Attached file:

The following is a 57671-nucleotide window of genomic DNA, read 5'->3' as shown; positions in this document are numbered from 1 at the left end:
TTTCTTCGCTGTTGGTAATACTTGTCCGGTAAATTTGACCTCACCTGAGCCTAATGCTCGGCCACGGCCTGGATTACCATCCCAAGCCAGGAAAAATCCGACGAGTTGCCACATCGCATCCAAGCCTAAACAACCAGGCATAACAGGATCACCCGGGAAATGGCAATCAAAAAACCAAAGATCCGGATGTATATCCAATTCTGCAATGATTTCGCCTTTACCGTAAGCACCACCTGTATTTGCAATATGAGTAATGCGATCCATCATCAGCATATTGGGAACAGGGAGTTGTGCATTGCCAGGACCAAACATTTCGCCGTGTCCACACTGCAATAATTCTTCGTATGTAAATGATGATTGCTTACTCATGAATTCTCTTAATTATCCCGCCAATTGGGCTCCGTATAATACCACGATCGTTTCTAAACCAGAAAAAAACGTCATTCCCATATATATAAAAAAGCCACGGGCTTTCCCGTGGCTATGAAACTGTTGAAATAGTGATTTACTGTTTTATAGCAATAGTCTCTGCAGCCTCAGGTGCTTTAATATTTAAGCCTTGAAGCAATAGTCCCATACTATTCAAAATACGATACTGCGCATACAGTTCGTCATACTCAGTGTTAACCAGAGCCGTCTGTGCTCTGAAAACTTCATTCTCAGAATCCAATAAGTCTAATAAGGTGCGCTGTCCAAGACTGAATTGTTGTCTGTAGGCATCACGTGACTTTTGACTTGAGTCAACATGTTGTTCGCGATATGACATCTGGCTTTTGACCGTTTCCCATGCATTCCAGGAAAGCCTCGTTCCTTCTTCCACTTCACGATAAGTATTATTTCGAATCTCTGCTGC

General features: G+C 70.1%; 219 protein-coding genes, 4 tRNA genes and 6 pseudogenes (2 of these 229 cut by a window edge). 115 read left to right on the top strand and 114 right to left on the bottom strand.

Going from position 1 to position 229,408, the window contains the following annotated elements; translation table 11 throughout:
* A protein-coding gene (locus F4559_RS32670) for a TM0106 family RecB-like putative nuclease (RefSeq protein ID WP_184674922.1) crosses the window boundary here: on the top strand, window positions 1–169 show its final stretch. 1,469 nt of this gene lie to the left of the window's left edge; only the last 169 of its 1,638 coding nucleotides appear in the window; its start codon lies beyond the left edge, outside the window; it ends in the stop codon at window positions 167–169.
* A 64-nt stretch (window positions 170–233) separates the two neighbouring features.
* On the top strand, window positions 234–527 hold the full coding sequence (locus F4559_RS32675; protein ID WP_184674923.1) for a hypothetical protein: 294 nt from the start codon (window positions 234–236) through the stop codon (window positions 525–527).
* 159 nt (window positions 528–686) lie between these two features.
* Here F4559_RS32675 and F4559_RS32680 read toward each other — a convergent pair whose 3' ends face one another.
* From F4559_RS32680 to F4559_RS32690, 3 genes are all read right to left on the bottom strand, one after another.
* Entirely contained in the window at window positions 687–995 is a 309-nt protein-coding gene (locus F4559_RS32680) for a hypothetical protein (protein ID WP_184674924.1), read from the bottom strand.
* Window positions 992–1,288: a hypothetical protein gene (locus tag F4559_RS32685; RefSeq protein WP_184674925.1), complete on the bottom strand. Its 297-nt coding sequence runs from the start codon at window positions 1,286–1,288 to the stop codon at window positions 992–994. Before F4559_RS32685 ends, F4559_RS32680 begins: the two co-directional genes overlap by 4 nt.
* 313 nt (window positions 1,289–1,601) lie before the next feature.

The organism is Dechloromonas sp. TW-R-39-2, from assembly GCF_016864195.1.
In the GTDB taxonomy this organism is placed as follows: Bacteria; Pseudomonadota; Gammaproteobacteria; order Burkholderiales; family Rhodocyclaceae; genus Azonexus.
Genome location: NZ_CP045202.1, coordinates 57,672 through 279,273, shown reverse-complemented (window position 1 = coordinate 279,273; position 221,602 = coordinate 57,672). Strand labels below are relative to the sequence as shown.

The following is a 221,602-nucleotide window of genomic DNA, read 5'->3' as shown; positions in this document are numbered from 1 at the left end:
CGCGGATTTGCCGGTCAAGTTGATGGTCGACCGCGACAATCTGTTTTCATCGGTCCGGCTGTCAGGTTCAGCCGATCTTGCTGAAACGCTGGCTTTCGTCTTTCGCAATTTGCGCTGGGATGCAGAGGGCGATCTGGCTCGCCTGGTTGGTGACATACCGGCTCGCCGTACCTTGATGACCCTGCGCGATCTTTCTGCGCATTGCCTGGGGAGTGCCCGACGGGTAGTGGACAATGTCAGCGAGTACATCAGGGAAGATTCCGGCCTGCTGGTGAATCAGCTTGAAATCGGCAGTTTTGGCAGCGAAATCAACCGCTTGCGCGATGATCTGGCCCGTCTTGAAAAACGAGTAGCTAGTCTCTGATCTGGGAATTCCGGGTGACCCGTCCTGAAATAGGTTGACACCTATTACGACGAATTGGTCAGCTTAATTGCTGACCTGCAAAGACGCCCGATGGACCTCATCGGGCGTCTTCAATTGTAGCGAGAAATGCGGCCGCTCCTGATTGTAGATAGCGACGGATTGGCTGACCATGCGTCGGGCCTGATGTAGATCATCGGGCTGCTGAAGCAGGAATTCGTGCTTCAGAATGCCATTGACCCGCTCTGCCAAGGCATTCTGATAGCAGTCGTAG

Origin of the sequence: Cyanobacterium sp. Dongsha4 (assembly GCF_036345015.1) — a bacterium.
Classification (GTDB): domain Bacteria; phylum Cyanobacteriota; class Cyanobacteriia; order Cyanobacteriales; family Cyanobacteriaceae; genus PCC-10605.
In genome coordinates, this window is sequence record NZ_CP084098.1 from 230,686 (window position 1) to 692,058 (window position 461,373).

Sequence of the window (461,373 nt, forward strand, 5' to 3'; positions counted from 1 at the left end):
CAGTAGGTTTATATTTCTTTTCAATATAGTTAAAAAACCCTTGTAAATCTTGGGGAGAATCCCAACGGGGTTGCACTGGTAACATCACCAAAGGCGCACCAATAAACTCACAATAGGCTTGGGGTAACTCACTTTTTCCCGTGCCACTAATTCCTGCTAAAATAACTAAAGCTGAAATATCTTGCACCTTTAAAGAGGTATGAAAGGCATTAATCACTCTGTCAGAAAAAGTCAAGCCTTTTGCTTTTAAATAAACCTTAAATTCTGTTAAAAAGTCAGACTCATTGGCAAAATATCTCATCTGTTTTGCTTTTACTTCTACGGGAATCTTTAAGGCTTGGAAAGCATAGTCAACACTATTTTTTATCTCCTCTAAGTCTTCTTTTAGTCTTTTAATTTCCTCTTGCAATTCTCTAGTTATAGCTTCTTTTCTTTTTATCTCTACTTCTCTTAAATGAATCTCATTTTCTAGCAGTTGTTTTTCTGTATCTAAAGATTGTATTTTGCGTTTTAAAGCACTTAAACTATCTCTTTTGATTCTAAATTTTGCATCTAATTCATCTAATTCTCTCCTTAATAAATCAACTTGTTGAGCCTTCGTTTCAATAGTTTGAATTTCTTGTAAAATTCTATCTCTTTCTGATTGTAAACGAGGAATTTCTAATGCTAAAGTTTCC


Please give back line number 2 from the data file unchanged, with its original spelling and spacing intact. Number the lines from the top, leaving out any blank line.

TTTCTTCGCTGTTGGTAATACTTGTCCGGTAAATTTGACCTCACCTGAGCCTAATGCTCGGCCACGGCCTGGATTACCATCCCAAGCCAGGAAAAATCCGACGAGTTGCCACATCGCATCCAAGCCTAAACAACCAGGCATAACAGGATCACCCGGGAAATGGCAATCAAAAAACCAAAGATCCGGATGTATATCCAATTCTGCAATGATTTCGCCTTTACCGTAAGCACCACCTGTATTTGCAATATGAGTAATGCGATCCATCATCAGCATATTGGGAACAGGGAGTTGTGCATTGCCAGGACCAAACATTTCGCCGTGTCCACACTGCAATAATTCTTCGTATGTAAATGATGATTGCTTACTCATGAATTCTCTTAATTATCCCGCCAATTGGGCTCCGTATAATACCACGATCGTTTCTAAACCAGAAAAAAACGTCATTCCCATATATATAAAAAAGCCACGGGCTTTCCCGTGGCTATGAAACTGTTGAAATAGTGATTTACTGTTTTATAGCAATAGTCTCTGCAGCCTCAGGTGCTTTAATATTTAAGCCTTGAAGCAATAGTCCCATACTATTCAAAATACGATACTGCGCATACAGTTCGTCATACTCAGTGTTAACCAGAGCCGTCTGTGCTCTGAAAACTTCATTCTCAGAATCCAATAAGTCTAATAAGGTGCGCTGTCCAAGACTGAATTGTTGTCTGTAGGCATCACGTGACTTTTGACTTGAGTCAACATGTTGTTCGCGATATGACATCTGGCTTTTGACCGTTTCCCATGCATTCCAGGAAAGCCTCGTTCCTTCTTCCACTTCACGATAAGTATTATTTCGAATCTCTGCTGC